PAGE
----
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3rd: Better Late....

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Album Review

3rd: Better Late... came out 11 years after these demo recordings were made, hence the second part of the album's title. As for the first part, these home sessions were conducted to put Happy the Man's third LP into pre-production. In the meantime, punk and disco discouraged record labels to pursue their contracts with progressive rock bands and Arista Records dropped the group. If the tapes are crude at times (some hiss, some distortion), sound quality is maintained at a respectable level. This is not the band's best material, but then again, it might have evolved before reaching the final stage — a piece or two might even have been dropped. Still, it makes a worthy follow-up to Crafty Hands. The writing remains complex, polyphonic, counterpuntal. There is a bit more fusion than before. Tracks like "The Falcon," "Who's in Charge Here?," and "Shadow Shaping" (the latter very Gentle Giant-esque) are genuine Happy the Man. New drummer Coco Roussel (also featured on the Cuneiform release Live) brings more subtle percussion work, while Kit Watkins and Stanley Whitaker play better than ever. Don't get turned off by the discouraging artwork: this is strong Happy the Man material, even though newcomers should begin with the band's two original albums. ~ François Couture, Rovi

Customer Reviews

Brilliant Third Album From A Brilliant Band

It was a crime that Arista did not pick up Happy The Man for a third album. It is simply brilliant with some incredibly haunting and poignant tunes.

"The Falcon" is a foundational, archetypal song for our age of mankind. I know of no song that says it better or with more compassion, beauty or urgency. It is required listening for everyone alive. It is the prescription to cure mankind's greatest ills.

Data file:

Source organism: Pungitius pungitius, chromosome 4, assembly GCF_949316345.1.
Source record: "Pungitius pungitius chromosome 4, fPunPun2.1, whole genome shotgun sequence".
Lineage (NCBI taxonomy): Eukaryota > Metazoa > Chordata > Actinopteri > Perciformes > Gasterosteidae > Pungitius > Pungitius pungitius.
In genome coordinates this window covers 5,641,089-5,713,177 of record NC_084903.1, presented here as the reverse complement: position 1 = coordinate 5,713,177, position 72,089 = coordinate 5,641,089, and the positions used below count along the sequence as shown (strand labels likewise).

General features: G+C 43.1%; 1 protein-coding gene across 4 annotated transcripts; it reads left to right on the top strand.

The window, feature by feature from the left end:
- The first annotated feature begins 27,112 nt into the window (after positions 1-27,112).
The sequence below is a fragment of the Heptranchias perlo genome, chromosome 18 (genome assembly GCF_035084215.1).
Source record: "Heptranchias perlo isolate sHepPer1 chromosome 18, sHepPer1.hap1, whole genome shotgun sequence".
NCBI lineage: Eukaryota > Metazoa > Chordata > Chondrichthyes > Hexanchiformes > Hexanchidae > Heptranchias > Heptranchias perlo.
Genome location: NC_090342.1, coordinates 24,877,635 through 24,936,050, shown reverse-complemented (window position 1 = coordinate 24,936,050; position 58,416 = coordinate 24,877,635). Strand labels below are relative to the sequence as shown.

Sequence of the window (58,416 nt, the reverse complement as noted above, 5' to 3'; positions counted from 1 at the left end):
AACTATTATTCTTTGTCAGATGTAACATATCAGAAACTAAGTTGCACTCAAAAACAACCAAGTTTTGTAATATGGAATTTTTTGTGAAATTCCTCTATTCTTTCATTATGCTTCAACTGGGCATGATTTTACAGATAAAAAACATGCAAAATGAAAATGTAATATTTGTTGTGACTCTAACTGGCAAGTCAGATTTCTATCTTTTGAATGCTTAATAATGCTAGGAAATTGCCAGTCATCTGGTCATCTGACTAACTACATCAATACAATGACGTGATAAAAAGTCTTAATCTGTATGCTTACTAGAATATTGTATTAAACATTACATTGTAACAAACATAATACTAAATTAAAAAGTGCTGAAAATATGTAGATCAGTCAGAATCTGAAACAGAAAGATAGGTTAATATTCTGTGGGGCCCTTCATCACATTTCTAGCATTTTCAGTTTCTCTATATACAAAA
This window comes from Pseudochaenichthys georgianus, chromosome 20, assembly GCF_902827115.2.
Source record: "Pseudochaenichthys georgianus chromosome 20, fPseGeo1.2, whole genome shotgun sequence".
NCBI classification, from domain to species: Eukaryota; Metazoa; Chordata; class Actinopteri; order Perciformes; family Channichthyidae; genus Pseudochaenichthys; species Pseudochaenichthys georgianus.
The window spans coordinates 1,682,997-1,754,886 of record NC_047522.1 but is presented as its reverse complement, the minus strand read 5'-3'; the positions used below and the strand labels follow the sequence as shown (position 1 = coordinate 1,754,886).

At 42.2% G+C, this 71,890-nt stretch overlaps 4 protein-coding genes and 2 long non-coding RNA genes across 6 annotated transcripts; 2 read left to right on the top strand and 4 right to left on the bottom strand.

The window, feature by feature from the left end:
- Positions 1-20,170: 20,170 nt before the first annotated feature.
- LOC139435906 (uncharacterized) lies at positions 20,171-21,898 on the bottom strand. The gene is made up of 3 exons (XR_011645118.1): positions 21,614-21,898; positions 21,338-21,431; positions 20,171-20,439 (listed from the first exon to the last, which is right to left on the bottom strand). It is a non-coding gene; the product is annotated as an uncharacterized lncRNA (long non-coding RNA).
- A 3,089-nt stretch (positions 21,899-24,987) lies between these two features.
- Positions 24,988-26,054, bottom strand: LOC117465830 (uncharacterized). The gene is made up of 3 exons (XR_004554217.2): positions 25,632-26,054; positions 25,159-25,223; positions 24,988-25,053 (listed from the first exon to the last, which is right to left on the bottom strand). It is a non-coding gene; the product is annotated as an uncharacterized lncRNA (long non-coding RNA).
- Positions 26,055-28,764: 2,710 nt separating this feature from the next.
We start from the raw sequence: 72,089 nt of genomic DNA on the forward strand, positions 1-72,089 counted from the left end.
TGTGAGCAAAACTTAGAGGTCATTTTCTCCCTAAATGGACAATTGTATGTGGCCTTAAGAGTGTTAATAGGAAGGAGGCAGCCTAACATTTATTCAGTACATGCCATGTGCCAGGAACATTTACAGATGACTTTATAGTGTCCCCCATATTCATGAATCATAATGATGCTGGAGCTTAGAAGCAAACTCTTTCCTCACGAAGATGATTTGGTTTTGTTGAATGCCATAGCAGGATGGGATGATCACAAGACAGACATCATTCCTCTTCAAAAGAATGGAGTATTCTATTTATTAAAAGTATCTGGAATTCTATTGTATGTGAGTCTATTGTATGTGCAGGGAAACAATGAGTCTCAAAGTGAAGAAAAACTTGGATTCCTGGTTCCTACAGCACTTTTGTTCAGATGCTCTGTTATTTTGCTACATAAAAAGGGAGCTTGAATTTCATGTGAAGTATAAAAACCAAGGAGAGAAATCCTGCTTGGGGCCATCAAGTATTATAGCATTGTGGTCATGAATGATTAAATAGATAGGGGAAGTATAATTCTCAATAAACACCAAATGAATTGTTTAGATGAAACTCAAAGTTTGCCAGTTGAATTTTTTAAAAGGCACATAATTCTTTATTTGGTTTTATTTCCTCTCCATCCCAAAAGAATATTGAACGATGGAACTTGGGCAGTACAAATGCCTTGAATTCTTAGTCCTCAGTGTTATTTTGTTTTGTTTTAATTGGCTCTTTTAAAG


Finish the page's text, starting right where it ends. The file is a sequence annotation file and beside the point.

All of the tunes (but one: The yawner "Who's in Charge Here") have distinct and wonderful melodies and rhythms. After all these decades, I am amazed how many of these tunes still haunt my head as soundtracks to daily life. The biggest stand out is 'Labyrinth' by Kit Watkins. After the band broke up, Watkins re-recorded 'Labyrinth' as the title track of one of his remarkably solo albums. But THIS is the definitive version of the tune.

The one aspect of Happy The Man that people find difficult to enjoy are the occasional vocals by guitarist Stanley Whitaker. All I can say is: Get over it. Stanley wrote remarkable lyrics and sang to the best of his ability, which was certainly above the average singer.

BTW: One weird thing regarding this album and the quirky iTunes Store: You'll be charged for EACH song on this album. Thankfully, the sum total equals the cost of the full album. If you want to save 99¢, buy all the tracks except "Who's in Charge Here".

Quintessential Happy the Man

This is a good album but I have one question. Where are their first two albums that were released on Arista records? I'm sure fans of this band would love to see these released here.


Formed: 1972

Genre: Rock

Years Active: '70s, '80s

Often compared to Yes for their melodicism and Gentle Giant for the complexity of their compositions, Happy the Man added their own high-caliber musicianship, a sense of symphonic drama, odd time signatures, spacy sound, and occasional whimsy to their brand of progressive rock. Although their largely instrumental oeuvre was rather inconsistent, Happy the Man still carry a devoted following on the prog rock collectors' circuit. The group was formed in 1974, and during the '70s featured keyboardist...
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3rd: Better Late...., Happy the Man
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